US’ San Francisco Intenational Airport announced Dec-2010 was its busiest December ever, handling 3.2 million passengers, a 3.0% year-on-year increase. The airport stated the month capped off a strong year of growth, to 39.4 million passengers, up 5.2% year-on-year - its sixth consecutive year of passenger growth. SFO attributed the strong growth to increased services from airberlin, Swiss International, LAN Peru, and Virgin America and the continued expansion of United Airlines, Continental Airlines, Delta Air Lines, Virgin America, JetBlue and Southwest. The Asia/Middle East region saw the greatest growth of international services with a 10% year-on-year increase. SFO added it increased its overall share of Bay Area air traffic by 1.0% to 68.7%. In 2010, SFO handled 63.5% of all domestic passengers and 96.1% of all international passengers in the Bay Area.
Dec-2010 was SFO’s busiest December ever
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Adding Virgin America’s network to its operations appears to be creating a competitive shield for Alaska. The company has refined competitive capacity growth estimates downward for 1Q2017 as the broader scale created by absorbing Virgin America gives Alaska the strategic network diversification that it lacked prior to the merger.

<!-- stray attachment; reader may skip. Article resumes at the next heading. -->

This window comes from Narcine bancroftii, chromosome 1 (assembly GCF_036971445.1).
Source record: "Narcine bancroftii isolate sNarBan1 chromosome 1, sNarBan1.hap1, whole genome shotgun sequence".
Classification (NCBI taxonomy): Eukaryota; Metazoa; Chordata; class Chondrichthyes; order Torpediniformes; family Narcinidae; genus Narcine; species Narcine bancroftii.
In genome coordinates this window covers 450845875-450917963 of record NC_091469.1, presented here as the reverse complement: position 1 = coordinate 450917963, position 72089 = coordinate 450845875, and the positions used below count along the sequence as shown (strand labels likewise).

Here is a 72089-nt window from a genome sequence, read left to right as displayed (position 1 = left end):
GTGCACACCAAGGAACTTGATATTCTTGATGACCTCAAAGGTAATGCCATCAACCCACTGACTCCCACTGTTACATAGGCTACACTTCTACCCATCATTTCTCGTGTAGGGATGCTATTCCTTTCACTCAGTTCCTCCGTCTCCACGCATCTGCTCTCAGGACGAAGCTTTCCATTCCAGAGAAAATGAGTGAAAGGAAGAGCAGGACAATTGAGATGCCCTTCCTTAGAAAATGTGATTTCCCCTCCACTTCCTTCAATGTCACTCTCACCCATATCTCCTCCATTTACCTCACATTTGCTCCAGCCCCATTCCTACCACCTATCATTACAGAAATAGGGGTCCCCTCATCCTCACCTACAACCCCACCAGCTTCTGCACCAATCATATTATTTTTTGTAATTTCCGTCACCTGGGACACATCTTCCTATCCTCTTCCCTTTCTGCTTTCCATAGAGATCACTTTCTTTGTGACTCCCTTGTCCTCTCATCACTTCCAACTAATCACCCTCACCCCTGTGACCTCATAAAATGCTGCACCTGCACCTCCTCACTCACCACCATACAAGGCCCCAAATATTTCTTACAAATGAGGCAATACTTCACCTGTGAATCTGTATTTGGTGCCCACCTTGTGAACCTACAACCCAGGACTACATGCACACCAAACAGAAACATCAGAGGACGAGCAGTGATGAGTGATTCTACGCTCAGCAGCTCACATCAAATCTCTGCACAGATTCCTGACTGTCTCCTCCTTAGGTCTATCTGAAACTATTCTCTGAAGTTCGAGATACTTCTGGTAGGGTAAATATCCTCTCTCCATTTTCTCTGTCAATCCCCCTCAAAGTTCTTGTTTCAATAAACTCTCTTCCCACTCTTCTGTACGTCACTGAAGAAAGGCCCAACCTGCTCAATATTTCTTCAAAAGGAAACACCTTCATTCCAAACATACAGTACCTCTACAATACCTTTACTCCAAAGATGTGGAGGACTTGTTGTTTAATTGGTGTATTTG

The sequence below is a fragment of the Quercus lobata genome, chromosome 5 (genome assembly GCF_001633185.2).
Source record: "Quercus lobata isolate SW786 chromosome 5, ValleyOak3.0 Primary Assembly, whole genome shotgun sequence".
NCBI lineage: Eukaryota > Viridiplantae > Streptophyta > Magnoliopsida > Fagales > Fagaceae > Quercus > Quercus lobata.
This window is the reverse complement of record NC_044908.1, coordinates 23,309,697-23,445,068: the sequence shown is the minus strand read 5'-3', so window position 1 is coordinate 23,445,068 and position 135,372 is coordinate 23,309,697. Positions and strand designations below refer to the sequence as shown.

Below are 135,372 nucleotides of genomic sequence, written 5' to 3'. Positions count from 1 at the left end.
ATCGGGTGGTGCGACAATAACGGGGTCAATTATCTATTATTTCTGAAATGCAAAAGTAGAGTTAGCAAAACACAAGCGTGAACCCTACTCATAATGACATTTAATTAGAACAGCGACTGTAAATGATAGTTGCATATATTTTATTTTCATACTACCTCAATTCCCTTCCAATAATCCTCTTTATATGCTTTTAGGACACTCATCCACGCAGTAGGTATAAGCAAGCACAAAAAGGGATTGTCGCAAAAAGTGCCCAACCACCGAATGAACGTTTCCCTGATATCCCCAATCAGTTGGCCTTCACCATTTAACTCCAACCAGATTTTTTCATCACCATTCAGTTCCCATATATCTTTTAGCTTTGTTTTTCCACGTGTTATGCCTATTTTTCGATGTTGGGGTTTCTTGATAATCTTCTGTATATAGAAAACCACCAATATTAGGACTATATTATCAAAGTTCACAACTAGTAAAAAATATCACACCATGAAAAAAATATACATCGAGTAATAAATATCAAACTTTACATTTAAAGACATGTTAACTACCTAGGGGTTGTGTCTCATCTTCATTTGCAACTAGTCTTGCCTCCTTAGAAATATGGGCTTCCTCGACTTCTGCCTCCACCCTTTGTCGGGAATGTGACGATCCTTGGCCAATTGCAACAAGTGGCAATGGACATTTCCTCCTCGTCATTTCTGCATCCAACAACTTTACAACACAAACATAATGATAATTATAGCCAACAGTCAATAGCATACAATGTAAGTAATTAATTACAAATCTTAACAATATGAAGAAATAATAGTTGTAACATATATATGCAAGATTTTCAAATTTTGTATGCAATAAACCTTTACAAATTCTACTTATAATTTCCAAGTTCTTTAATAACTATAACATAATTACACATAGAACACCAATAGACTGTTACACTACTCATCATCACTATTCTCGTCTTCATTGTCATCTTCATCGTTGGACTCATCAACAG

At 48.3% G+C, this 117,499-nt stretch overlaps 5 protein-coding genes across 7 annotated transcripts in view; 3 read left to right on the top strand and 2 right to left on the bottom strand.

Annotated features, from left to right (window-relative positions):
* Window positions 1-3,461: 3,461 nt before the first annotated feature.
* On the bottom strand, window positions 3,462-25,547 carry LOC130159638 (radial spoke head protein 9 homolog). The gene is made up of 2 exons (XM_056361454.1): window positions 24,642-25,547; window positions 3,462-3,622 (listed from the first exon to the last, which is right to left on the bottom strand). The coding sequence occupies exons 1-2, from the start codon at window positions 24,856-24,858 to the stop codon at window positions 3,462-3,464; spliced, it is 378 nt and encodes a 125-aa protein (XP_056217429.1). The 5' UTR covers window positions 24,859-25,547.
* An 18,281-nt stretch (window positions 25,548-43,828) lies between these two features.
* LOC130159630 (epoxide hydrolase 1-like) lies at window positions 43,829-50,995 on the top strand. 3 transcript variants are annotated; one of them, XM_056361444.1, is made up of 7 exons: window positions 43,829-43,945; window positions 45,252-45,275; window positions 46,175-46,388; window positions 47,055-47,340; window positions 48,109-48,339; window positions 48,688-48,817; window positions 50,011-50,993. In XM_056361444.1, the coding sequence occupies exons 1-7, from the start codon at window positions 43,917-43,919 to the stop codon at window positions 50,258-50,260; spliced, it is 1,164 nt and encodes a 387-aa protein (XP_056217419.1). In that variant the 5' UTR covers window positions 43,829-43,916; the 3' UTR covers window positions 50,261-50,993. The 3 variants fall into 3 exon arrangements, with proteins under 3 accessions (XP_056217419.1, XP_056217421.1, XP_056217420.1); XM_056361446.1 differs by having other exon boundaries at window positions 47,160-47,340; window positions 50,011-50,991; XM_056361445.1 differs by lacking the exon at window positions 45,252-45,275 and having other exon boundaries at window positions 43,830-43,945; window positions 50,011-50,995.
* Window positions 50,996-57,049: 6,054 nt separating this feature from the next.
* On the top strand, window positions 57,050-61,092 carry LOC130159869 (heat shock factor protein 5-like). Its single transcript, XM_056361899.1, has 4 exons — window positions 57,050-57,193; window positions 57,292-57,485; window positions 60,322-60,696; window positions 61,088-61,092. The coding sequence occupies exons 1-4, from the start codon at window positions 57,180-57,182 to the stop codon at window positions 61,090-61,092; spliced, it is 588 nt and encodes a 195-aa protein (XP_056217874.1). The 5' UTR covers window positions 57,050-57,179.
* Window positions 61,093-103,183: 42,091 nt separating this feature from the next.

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jetBlue Airways reluctant to cut capacity despite uncertain revenue performance outlook
jetBlue Airways had a tough start to 2017, projecting a unit revenue decline of 8% to 9% for the first month of the year. The airline’s Jan-2017 unit revenue performance sets the stage for an overall negative performance in 1Q2017, and the company is offering little visibility into its outlook for 2Q2017.
The airline has outlined various factors for the surprising unit revenue decline for Jan-2017, including timing of YE2016 holidays, its new service to Cuba, and additional service from Newark Liberty International. After the less than stellar results for Jan-2017, investors were looking for jetBlue to offer remedies for the weak performance, but for the moment the company is keeping its 2017 capacity projections intact. The back and forth is a classic example of markets demanding immediate action when airlines aim to take a more measured approach in adjusting their strategies.
Investors are already concerned about the overall financial performance of US airlines in 2017 as unit costs are rising faster than unit revenues. jetBlue is facing its own cost inflation during 2017, and its rocky start will result in its revenue performance being closely scrutinised, with the potential calls for capacity cuts growing louder.